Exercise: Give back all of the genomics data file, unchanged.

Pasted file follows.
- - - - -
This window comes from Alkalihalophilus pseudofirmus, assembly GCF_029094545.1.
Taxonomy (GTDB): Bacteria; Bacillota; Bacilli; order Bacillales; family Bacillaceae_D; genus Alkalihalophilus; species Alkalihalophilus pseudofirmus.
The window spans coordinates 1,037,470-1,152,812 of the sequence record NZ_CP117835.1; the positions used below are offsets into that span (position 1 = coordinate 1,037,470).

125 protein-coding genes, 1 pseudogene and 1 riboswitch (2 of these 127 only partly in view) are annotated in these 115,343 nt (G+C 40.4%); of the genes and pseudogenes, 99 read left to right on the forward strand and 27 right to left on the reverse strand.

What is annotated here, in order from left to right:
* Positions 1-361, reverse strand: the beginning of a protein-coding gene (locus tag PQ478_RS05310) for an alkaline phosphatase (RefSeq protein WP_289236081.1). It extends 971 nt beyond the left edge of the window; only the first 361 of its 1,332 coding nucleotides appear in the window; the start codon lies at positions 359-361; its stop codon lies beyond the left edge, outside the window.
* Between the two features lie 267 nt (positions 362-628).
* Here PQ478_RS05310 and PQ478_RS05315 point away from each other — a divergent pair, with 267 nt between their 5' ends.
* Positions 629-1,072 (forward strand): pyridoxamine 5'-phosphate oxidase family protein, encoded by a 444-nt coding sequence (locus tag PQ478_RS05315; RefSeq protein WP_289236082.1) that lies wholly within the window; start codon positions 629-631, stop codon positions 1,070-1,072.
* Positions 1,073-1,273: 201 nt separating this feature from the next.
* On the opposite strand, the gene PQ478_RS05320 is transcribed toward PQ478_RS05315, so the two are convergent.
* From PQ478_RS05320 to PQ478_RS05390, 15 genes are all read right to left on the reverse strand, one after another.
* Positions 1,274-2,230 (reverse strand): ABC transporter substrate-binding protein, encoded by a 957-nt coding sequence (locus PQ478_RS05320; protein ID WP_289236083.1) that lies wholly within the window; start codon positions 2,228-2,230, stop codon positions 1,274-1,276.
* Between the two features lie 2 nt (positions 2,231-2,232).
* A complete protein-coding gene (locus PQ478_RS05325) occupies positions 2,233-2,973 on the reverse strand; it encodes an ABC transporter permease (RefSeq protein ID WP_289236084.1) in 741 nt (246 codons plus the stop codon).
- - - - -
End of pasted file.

This window comes from Alkalihalophilus pseudofirmus, assembly GCF_029094545.1.
Taxonomy (GTDB): Bacteria; Bacillota; Bacilli; order Bacillales; family Bacillaceae_D; genus Alkalihalophilus; species Alkalihalophilus pseudofirmus.
The window spans coordinates 1,037,470-1,152,812 of the sequence record NZ_CP117835.1; the positions used below are offsets into that span (position 1 = coordinate 1,037,470).

125 protein-coding genes, 1 pseudogene and 1 riboswitch (2 of these 127 only partly in view) are annotated in these 115,343 nt (G+C 40.4%); of the genes and pseudogenes, 99 read left to right on the forward strand and 27 right to left on the reverse strand.

What is annotated here, in order from left to right:
* Positions 1-361, reverse strand: the beginning of a protein-coding gene (locus tag PQ478_RS05310) for an alkaline phosphatase (RefSeq protein WP_289236081.1). It extends 971 nt beyond the left edge of the window; only the first 361 of its 1,332 coding nucleotides appear in the window; the start codon lies at positions 359-361; its stop codon lies beyond the left edge, outside the window.
* Between the two features lie 267 nt (positions 362-628).
* Here PQ478_RS05310 and PQ478_RS05315 point away from each other — a divergent pair, with 267 nt between their 5' ends.
* Positions 629-1,072 (forward strand): pyridoxamine 5'-phosphate oxidase family protein, encoded by a 444-nt coding sequence (locus tag PQ478_RS05315; RefSeq protein WP_289236082.1) that lies wholly within the window; start codon positions 629-631, stop codon positions 1,070-1,072.
* Positions 1,073-1,273: 201 nt separating this feature from the next.
* On the opposite strand, the gene PQ478_RS05320 is transcribed toward PQ478_RS05315, so the two are convergent.
* From PQ478_RS05320 to PQ478_RS05390, 15 genes are all read right to left on the reverse strand, one after another.
* Positions 1,274-2,230 (reverse strand): ABC transporter substrate-binding protein, encoded by a 957-nt coding sequence (locus PQ478_RS05320; protein ID WP_289236083.1) that lies wholly within the window; start codon positions 2,228-2,230, stop codon positions 1,274-1,276.
* Between the two features lie 2 nt (positions 2,231-2,232).
* A complete protein-coding gene (locus PQ478_RS05325) occupies positions 2,233-2,973 on the reverse strand; it encodes an ABC transporter permease (RefSeq protein ID WP_289236084.1) in 741 nt (246 codons plus the stop codon).